Stielstra is teacherly and what should probably be called young-parental: she wants to encourage, and she’s pretty blown away by her present circumstances and how she managed, more or less accidentally, to end up here. I’m inclined to see myself described by both terms as well, so I’m, admittedly, in the audience Stielstra wants, or the audience she knows she’s not going to lose. What “teacherly” and “young-parental” most certainly are not, for instance, are “Kafkaesque,” something Stielstra also full well knows, as she knows a few things about Kafka. In an essay in which he figures, she waxes real young-parental even in a child-free moment. She’s in Prague, an American writer abroad teaching similarly displaced American students about Kafka, and she searches for coconuts, which isn’t easy, but once she gets some she has to then figure out how to open them up. So here is our narrator throwing “coconuts to the ground, four stories below, trying to crack them open. We were making gumbo from a recipe we got off the internet; for some reason, it called for coconuts.” The second sentence there pulls the first along; that final clause is the reveal. Her sleeves were rolled up the whole time, but, look, it’s your card! Ladies and gentlemen, to get the tricks, look closely.
In the teacherly mode, Stielstra wants to be useful. On this front, in my mind, footnote two to the story, “The Domino Effect” is worth the price of the book—both in terms of content (it’s a bibliography, partially, a reading list) and ethic (it’s an expression of gratitude and testament to community; it’s that whole thing about realizing you’re not alone and letting others realize they’re not alone and, honestly, these two small-print pages are as powerful as Stielstra’s powerful baby-monitor essay on the same theme). Many of these essays have something of the classroom still in and about them (traces of that communal revision, recognition of their own function as teaching tools), but the most teacherly moments aren’t those explicitly anticipating that “my students might be reading this” but those that take the young-parental bafflement at having gotten somewhere safely, having figured something out, and then, with some sleight of hand, offer what passes as wisdom on to the reader. As with the opening quote, it may be nothing new. But neither, Stielstra might well counter, are babies. Yet there’s plenty of fresh wonder just in picking them up and smelling them, again and again. In an essay about the relation between experience and art, about how to research for a piece of writing, Stielstra comes to the not-at-all-new conclusion that, ultimately, you need to do the fucking writing. Live it or Google it, just don’t defer. That’s teacherly, that’s young parental. The two ought to be (I think this is Stielstra’s stance as well as my own) intimately related. When teaching is no longer about, also, some sense of awe at the encounter with the student, their encounter with the ideas and their way of thinking, then you’re doing it wrong. Again, I likely just lost three readers, even so near the end. But buy the ticket if you want this ride; you won’t be seduced, you won’t be haunted, but you will be warmly inspired, given a firm nudge and a reassuring smile:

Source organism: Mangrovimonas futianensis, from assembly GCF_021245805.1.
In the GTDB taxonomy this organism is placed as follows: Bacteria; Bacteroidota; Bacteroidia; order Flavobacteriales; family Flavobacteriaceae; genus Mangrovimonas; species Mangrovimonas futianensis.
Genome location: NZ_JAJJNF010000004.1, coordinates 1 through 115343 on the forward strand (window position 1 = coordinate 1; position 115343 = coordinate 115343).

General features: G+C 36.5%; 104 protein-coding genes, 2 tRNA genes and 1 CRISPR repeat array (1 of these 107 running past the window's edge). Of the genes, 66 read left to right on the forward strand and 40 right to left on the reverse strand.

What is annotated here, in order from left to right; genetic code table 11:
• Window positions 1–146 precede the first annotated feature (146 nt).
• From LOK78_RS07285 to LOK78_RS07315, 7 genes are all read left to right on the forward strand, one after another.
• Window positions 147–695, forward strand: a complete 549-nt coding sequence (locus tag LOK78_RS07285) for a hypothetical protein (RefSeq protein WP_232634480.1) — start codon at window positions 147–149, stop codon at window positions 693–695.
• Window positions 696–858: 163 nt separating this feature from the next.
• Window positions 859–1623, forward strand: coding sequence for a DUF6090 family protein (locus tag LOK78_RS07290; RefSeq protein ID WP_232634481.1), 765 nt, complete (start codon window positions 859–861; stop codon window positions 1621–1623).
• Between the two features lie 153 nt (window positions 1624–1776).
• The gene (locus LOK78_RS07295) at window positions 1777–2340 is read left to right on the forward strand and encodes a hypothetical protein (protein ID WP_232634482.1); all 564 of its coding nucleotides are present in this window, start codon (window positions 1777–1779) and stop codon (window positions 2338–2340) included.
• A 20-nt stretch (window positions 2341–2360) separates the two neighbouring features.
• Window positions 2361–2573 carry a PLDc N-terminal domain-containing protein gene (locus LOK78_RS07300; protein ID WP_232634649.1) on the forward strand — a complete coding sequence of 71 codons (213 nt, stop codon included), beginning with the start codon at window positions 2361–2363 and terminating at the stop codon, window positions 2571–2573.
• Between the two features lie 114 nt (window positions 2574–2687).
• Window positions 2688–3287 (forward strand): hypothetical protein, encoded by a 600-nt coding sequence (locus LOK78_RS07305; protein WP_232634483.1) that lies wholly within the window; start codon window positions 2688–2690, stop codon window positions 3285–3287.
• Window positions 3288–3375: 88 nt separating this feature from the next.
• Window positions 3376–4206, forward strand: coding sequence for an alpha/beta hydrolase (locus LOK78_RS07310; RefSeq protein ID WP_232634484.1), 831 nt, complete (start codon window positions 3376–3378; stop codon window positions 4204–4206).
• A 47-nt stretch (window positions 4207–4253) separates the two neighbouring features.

When I get mad because somebody parked in my parking spot, he says, “Mommy, you have to share.” He says, “Mommy? My body needs to run now. Can we go somewhere for this?” He says, “My body is full of bones and meat and mus-kulls.” He says, “Mommy Ramen-animal” for Mayor Rahm Emanuel. He says, “Will you be my friend? Friends are super cool.” He says, “Can we listen to that M.I.A. song? M.I.A. shakes my butt.” He says, “You’re the best Mommy I’ve ever had in my whole life ever,” and a thousand other amazing things, a thousand times a day. For him, I want to be a better human being, a better writer, teacher, wife, and friend. For him, I want the world to be a better place. I think art can help make that happen. And someday—two decades into the future when he’s finding himself as an adult—I want him to read my stories and be proud of me.
“Which means that now,” Stielstra writes, “I need to get to work.”
Nothing new to that last line, really. But that doesn’t make it any less of a fucking gift.
Official Megan Stielstra Web Site
Official Curbside Splendor Publishing Web Site